Happiness is an afternoon nap...
The urge to nap arises between one and four p.m., when the belly's full and body temperatures tend to drop.
"No day is so bad it canít be fixed with a nap," observed comic Carrie Snow.
A Cornell University survey showed that over 80% of college students "power nap." More than one third of adults take a mid-day snooze at least once during the work week.
It's okay, according to William A. Anthony and Camille W. Anthony, of The Art of Napping at Work, "Workplace napping is a natural, no-cost way to increase worker productivity."
Successful historical nappers included Napoleon Bonaparte, John F. Kennedy, Johannes Brahms, Winston Churchill, Thomas Edison, Ronald Reagan, Leonardo da Vinci, and Albert Einstein. Yes, men typically nap an hour longer than women and women feel guiltiest about napping.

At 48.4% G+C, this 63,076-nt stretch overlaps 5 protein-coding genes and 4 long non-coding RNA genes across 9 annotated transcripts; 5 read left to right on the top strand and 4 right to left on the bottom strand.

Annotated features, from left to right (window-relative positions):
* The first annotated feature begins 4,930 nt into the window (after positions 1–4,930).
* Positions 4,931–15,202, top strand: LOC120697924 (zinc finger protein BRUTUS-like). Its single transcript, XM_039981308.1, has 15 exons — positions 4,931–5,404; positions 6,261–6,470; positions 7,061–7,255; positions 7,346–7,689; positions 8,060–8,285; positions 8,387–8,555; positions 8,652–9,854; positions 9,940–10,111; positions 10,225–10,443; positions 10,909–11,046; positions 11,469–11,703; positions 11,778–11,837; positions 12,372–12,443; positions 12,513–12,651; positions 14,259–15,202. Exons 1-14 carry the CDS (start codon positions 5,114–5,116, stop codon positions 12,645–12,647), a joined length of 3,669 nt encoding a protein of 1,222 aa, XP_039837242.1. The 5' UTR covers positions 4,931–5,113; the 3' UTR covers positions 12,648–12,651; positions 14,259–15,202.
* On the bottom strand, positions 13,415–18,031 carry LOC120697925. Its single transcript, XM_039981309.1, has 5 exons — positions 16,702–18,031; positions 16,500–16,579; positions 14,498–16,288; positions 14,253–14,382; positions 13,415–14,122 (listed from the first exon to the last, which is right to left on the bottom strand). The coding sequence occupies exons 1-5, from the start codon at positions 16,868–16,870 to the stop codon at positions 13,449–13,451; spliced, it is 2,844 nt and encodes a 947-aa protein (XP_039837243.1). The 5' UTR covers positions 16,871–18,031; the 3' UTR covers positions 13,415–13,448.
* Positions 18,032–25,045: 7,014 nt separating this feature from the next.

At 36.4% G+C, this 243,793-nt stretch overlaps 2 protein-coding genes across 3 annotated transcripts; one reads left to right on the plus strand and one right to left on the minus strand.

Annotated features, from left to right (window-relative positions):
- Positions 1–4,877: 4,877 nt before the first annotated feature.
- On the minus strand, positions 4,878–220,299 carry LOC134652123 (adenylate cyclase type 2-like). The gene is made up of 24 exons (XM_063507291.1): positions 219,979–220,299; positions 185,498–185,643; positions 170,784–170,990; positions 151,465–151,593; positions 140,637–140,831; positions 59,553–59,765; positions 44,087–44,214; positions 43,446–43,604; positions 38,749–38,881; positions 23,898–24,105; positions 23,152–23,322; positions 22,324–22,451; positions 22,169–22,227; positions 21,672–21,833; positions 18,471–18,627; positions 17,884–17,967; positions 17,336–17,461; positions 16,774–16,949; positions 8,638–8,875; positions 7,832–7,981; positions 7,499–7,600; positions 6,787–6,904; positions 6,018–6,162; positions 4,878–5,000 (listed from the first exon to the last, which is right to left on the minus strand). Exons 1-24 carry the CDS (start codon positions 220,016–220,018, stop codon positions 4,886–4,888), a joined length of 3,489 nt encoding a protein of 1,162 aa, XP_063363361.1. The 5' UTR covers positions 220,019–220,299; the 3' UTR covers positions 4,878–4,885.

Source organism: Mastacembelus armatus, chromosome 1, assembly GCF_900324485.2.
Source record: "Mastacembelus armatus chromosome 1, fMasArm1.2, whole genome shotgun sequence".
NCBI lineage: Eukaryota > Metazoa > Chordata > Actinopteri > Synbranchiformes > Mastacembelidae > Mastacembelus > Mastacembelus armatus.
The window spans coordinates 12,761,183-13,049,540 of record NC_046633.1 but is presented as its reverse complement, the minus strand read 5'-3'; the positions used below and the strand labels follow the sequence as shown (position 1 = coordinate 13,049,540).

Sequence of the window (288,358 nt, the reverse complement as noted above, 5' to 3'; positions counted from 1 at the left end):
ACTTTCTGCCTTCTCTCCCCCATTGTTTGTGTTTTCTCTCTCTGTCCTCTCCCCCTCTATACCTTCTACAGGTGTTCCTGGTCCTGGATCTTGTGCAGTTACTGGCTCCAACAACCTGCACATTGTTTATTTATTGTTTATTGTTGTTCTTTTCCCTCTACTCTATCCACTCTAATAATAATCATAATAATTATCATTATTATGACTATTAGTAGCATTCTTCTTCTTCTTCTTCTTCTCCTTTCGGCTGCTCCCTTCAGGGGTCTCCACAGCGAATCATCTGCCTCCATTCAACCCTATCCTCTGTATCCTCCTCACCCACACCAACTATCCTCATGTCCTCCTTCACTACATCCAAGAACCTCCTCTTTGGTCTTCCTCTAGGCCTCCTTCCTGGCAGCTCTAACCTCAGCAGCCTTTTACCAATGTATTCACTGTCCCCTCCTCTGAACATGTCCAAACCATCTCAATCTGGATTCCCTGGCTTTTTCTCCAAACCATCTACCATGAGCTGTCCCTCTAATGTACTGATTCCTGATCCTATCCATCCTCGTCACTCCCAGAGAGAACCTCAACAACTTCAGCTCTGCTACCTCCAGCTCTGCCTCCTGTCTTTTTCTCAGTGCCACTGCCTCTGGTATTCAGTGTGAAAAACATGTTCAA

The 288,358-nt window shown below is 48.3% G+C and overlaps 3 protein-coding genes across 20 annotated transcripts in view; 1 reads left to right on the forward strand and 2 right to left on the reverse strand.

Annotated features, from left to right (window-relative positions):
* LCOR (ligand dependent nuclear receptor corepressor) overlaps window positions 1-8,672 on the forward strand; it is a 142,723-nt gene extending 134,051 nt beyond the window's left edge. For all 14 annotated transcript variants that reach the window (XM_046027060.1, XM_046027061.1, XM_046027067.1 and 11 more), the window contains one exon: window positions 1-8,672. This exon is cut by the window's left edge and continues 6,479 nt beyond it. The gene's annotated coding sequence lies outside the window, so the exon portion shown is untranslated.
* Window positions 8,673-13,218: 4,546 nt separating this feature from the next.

Even the shortest siesta works and makes you feel a whole lot better. Studies showed that naps improve creativity and judgement. The National Sleep Foundation reported that everyday job stress may be alleviated by taking a 15- to 20-minute nap to "restore alertness, memory, and curb the effects of fatigue."
Need more justification? A study from Greece linked napping to a 30% drop in coronary heart disease.
"Naps are nature's way of reminding you that life is nice - like a beautiful, softly swinging hammock strung between birth and infinity," explained journalist Peggy Noonan.